The two-year budget plan proposed by John Kasich contains an ambitious set of changes in the state tax code. They include a higher severance tax on oil and gas drilling, a dramatic expansion of the sales tax and a 20 percent reduction in individual income tax rates. The governor’s fellow Republicans in charge of the legislature have balked at the severance tax and sales tax items. They still are determined to fulfill the governor’s call for an income tax reduction.
Might they also find room to adopt a state Earned Income Tax Credit? Such a step would provide an element of fairness. An analysis by Policy Matters Ohio shows the income tax cut generating an average annual savings of $7,777 for the top 1 percent of state taxpayers, or those households with incomes above $335,000 a year. In contrast, the bottom 20 percent would save $7. And the next quintile up the income ladder? A savings of $55.
No question, those at higher income levels pay a larger share of income taxes, and thus stand to benefit to a greater degree. The federal Earned Income Tax Credit, around since the 1970s, is designed to offset the payroll taxes paid by lower-income workers. It works essentially as a tax refund and has been applauded by Democrats and Republicans as one of the country’s most effective tools in fighting poverty.
More, the tax credit has served as an incentive to work. Only those with paychecks are eligible.
As it is, the tax credit has coincided with a sharp rise in income inequality. The years since the recession have mirrored the trend of the past three decades, those households at the highest income levels enjoying large income gains while the bottom 90 percent have seen their incomes stagnate. The Earned Income Tax Credit works to ease the trend, if in a small way.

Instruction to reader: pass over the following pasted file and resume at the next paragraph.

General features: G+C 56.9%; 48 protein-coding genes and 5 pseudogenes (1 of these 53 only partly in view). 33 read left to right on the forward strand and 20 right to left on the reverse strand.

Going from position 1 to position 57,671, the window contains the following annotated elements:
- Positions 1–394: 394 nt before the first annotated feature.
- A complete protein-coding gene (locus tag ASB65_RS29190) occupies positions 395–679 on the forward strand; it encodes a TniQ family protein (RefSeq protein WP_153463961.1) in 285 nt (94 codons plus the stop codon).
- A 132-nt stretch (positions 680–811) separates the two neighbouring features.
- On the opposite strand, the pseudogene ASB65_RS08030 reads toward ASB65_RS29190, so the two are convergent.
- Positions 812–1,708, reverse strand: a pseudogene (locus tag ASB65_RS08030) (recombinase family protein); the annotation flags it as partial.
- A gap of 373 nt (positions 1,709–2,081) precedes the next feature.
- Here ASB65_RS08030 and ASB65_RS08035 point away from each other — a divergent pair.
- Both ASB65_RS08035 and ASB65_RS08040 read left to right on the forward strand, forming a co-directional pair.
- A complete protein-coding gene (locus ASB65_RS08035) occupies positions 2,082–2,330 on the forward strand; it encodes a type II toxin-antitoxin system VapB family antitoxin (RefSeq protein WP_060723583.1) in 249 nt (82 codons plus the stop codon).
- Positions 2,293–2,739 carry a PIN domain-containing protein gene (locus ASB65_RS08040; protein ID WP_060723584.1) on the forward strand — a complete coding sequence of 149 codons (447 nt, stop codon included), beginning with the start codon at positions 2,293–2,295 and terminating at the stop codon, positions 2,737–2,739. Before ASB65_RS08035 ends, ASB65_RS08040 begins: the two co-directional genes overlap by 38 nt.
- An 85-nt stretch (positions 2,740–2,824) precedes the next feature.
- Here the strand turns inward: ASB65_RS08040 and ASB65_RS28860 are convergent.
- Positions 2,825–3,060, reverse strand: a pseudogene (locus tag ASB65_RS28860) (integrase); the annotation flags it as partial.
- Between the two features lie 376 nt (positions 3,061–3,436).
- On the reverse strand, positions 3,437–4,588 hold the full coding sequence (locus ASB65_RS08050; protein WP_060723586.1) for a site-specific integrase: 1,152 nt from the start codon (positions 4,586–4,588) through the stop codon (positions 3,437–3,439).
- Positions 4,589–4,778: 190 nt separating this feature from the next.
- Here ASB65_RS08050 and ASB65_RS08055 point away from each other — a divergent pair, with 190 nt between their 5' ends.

In 2011, more than 950,000 Ohio families claimed the tax credit, the average refund amounting to $2,238, a significant sum for a low-wage working family. A state Earned Income Tax Credit would supplement the cause. Already 24 states and the District of Columbia have enacted a state version. Typically, the state program works as a percentage of the federal credit, for example, 20 percent in New Jersey and 5 percent in North Carolina.
Many Republicans at the Statehouse point admiringly at the tax policies of Indiana. Since 1999, Indiana has had a state earned income tax credit, set at 9 percent of the federal credit. Michigan also has a program, the credit at 6 percent.
Policy Matters Ohio highlights that here a state earned income tax credit at 10 percent would result in an average benefit of $224, again, a helpful sum. The projected cost to the state would be $180 million a year, or less than 1 percent of the $28 billion in general revenue spending for this year.
The economic policy is sound. Those receiving the tax credit most often use the money to pay for basic needs, such as housing, food and child care. In other words, they help to support local businesses and jobs. A governor and state lawmakers interested in boosting the Ohio economy would do well to enact a state earned income tax credit.
In Summit County, one in five taxpayers do not file for the federal earned income tax credit even though they are eligible. If you suspect you are eligible, call the volunteers at Summit Community Action at 1-866-861-6401. Make an appointment, and the agency will provide free help with preparing and filing your taxes.